‘Exhausted, stressed and frightened’: horses travel 60hrs to slaughter with one rest stop

  • A shocking new account of long distance live transportation from World Horse Welfare shows horses forced to spend 24 hours on the road at a time.

    The horses had travelled 1,400 miles by road from Poland to Italy with only one rest stop.

    This meant they had been on the road for a total of 60 hours.

    The charity’s field officer Tony Evans was in northern Italy at a control post for horses as part of a WHW team monitoring the condition of the horses.

    a horse being unloaded at a control post

    “The lorry and its load of exhausted, stressed and frightened horses had just arrived after a 24-hour journey from Poland, through the Czech Republic, Slovakia, Hungary, Slovenia and on into Italy,” he said.

    The horses were being unloaded for a ‘rest’ of 24 hours before being transported for another 12 hours to their final destination, a slaughterhouse in Puglia in Southern Italy.

    “Many of the animals were walking unsteadily after the exhausting journey and some had feet so badly deformed that standing on them would have been painful for a few minutes, let alone a whole day,” said Mr Evans.

    The stallions had been tethered at the rest stop next to mares, with young foals mixed in.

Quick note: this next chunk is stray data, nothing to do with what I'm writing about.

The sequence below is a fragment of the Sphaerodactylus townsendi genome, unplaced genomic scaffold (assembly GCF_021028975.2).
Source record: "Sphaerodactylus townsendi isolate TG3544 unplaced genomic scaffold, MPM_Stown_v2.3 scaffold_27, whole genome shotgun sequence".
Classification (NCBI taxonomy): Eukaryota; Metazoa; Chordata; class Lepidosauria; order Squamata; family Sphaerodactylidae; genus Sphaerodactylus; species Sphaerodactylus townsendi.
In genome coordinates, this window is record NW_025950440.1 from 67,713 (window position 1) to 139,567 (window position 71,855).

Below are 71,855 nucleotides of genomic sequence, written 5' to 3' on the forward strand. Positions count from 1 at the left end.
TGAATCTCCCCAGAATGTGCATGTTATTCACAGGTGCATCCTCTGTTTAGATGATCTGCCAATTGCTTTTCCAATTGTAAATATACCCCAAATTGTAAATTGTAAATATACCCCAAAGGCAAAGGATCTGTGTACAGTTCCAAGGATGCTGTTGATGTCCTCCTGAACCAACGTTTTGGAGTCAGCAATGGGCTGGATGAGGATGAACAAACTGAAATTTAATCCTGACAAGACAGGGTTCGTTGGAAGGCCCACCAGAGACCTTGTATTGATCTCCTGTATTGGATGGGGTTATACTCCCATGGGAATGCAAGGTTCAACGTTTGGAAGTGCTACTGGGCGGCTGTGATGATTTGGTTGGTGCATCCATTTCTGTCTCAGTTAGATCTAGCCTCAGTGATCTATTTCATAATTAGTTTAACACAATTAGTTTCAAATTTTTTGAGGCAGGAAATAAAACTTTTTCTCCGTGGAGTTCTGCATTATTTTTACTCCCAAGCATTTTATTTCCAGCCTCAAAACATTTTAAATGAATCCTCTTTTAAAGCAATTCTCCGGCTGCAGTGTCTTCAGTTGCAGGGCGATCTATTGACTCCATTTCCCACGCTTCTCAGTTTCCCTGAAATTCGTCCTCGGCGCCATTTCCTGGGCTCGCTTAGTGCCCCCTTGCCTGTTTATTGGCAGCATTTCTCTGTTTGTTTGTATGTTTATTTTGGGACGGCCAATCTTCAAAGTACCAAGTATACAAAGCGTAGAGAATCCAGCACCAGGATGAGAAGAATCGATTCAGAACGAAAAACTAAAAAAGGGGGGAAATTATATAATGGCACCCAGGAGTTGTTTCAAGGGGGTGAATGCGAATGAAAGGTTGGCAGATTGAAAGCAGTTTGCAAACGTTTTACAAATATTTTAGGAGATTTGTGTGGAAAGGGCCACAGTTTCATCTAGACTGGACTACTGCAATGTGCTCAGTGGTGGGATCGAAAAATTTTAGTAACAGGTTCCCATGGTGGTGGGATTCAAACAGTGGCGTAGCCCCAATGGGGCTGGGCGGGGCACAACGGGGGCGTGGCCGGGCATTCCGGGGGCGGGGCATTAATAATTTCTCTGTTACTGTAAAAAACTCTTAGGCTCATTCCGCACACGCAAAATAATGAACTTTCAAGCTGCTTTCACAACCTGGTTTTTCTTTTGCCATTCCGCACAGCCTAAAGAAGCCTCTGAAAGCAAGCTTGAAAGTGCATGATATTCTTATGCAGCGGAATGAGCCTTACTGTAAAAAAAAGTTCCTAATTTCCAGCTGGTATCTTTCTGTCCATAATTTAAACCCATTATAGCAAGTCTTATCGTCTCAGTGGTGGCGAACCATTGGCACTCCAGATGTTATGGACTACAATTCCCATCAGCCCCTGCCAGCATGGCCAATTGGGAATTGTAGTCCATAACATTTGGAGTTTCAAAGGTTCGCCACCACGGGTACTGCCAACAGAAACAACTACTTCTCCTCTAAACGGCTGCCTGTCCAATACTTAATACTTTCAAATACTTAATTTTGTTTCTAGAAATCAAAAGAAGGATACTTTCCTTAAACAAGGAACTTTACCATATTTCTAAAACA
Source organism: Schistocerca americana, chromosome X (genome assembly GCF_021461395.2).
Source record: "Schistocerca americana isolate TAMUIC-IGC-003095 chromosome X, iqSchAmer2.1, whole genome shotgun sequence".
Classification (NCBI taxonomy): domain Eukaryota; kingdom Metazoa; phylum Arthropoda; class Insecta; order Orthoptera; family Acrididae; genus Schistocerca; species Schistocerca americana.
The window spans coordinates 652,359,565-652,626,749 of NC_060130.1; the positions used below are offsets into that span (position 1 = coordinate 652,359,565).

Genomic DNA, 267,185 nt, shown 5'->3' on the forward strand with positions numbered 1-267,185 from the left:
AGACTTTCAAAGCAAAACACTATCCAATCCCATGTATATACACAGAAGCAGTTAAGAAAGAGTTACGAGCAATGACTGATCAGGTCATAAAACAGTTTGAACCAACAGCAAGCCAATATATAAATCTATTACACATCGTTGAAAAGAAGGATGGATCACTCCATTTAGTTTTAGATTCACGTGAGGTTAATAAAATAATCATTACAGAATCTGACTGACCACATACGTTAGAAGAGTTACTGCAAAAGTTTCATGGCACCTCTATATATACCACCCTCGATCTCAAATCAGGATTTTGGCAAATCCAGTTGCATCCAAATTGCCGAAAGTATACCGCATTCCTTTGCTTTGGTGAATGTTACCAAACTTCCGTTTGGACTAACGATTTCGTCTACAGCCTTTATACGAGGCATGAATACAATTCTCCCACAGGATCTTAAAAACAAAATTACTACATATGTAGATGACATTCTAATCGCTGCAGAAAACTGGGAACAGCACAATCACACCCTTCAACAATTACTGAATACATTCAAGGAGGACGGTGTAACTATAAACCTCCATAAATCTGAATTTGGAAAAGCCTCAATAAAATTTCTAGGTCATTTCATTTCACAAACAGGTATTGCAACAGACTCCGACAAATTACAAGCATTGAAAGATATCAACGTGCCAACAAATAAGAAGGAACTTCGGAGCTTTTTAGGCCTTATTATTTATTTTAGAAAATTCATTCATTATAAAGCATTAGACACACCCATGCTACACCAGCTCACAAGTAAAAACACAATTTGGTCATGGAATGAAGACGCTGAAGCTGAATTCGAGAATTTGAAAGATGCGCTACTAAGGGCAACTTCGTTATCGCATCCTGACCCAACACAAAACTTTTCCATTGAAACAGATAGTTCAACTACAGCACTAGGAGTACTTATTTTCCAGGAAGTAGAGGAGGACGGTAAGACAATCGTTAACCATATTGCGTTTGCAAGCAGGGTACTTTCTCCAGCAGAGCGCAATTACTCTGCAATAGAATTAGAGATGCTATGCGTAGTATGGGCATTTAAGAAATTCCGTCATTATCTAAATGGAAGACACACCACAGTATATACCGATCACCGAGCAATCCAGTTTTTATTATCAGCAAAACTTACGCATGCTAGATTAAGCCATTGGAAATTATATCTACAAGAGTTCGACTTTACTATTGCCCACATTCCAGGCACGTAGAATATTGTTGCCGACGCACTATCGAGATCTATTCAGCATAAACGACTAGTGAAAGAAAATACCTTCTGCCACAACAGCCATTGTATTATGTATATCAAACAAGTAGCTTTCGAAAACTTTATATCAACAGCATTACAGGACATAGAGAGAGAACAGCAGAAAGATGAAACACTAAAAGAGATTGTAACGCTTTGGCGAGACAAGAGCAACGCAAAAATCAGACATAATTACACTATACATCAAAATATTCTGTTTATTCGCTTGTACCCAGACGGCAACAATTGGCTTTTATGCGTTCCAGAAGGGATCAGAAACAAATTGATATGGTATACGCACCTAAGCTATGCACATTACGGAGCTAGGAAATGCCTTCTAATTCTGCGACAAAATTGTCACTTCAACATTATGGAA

There was no water available during their journey and the dehydrated horses were eager to drink as soon as they could.

    A horse at a control post no longer able to stand

    “The horses were quiet, withdrawn and tense. It was a heartbreaking sight to see,” said Mr Evans.

    The latest account was revealed at the end of May.

    WHW’s field team is gathering evidence to show the European Commission that the current laws allowing these journeys are causing horses to suffer.

    The charity has been campaigning since it began in 1927 to put an end to the needless long-distance journeys.

    As a result, according to official figures, the number of horses transported over long distances has dropped from 165,000 in 2001 to 54,000 in 2012.

    Horses are now also being transported in lorries with suitable partitions that reduce injuries and deaths.

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